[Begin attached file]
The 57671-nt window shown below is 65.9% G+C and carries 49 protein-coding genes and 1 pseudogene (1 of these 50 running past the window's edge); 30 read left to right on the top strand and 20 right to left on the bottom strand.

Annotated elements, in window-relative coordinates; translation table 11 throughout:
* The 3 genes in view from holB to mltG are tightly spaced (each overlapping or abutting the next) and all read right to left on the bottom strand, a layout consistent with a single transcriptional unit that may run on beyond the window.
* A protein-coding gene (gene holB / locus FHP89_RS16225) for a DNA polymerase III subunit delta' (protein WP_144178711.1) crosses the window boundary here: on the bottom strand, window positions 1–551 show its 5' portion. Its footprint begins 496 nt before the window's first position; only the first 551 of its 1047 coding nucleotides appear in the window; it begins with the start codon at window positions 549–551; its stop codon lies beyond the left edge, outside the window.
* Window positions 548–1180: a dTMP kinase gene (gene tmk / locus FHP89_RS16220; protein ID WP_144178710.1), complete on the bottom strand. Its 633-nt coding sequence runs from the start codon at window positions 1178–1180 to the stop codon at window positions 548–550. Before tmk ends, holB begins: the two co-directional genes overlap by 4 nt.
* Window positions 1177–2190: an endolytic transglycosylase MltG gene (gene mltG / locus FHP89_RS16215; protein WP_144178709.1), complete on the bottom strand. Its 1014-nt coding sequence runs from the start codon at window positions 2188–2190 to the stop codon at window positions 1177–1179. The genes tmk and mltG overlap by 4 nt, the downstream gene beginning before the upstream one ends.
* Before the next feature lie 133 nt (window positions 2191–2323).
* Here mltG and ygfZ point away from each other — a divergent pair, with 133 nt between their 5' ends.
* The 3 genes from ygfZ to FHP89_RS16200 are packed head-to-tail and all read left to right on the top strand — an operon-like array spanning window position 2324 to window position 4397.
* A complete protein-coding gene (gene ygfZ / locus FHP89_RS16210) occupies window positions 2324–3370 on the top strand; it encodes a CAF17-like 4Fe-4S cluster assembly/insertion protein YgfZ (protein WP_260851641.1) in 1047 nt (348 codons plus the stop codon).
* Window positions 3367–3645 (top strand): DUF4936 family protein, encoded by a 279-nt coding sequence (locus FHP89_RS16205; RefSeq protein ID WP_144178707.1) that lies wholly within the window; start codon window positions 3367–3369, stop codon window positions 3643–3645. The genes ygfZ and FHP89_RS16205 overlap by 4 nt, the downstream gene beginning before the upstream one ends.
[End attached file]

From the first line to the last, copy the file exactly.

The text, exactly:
The 57671-nt window shown below is 65.9% G+C and carries 49 protein-coding genes and 1 pseudogene (1 of these 50 running past the window's edge); 30 read left to right on the top strand and 20 right to left on the bottom strand.

Annotated elements, in window-relative coordinates; translation table 11 throughout:
* The 3 genes in view from holB to mltG are tightly spaced (each overlapping or abutting the next) and all read right to left on the bottom strand, a layout consistent with a single transcriptional unit that may run on beyond the window.
* A protein-coding gene (gene holB / locus FHP89_RS16225) for a DNA polymerase III subunit delta' (protein WP_144178711.1) crosses the window boundary here: on the bottom strand, window positions 1–551 show its 5' portion. Its footprint begins 496 nt before the window's first position; only the first 551 of its 1047 coding nucleotides appear in the window; it begins with the start codon at window positions 549–551; its stop codon lies beyond the left edge, outside the window.
* Window positions 548–1180: a dTMP kinase gene (gene tmk / locus FHP89_RS16220; protein ID WP_144178710.1), complete on the bottom strand. Its 633-nt coding sequence runs from the start codon at window positions 1178–1180 to the stop codon at window positions 548–550. Before tmk ends, holB begins: the two co-directional genes overlap by 4 nt.
* Window positions 1177–2190: an endolytic transglycosylase MltG gene (gene mltG / locus FHP89_RS16215; protein WP_144178709.1), complete on the bottom strand. Its 1014-nt coding sequence runs from the start codon at window positions 2188–2190 to the stop codon at window positions 1177–1179. The genes tmk and mltG overlap by 4 nt, the downstream gene beginning before the upstream one ends.
* Before the next feature lie 133 nt (window positions 2191–2323).
* Here mltG and ygfZ point away from each other — a divergent pair, with 133 nt between their 5' ends.
* The 3 genes from ygfZ to FHP89_RS16200 are packed head-to-tail and all read left to right on the top strand — an operon-like array spanning window position 2324 to window position 4397.
* A complete protein-coding gene (gene ygfZ / locus FHP89_RS16210) occupies window positions 2324–3370 on the top strand; it encodes a CAF17-like 4Fe-4S cluster assembly/insertion protein YgfZ (protein WP_260851641.1) in 1047 nt (348 codons plus the stop codon).
* Window positions 3367–3645 (top strand): DUF4936 family protein, encoded by a 279-nt coding sequence (locus FHP89_RS16205; RefSeq protein ID WP_144178707.1) that lies wholly within the window; start codon window positions 3367–3369, stop codon window positions 3643–3645. The genes ygfZ and FHP89_RS16205 overlap by 4 nt, the downstream gene beginning before the upstream one ends.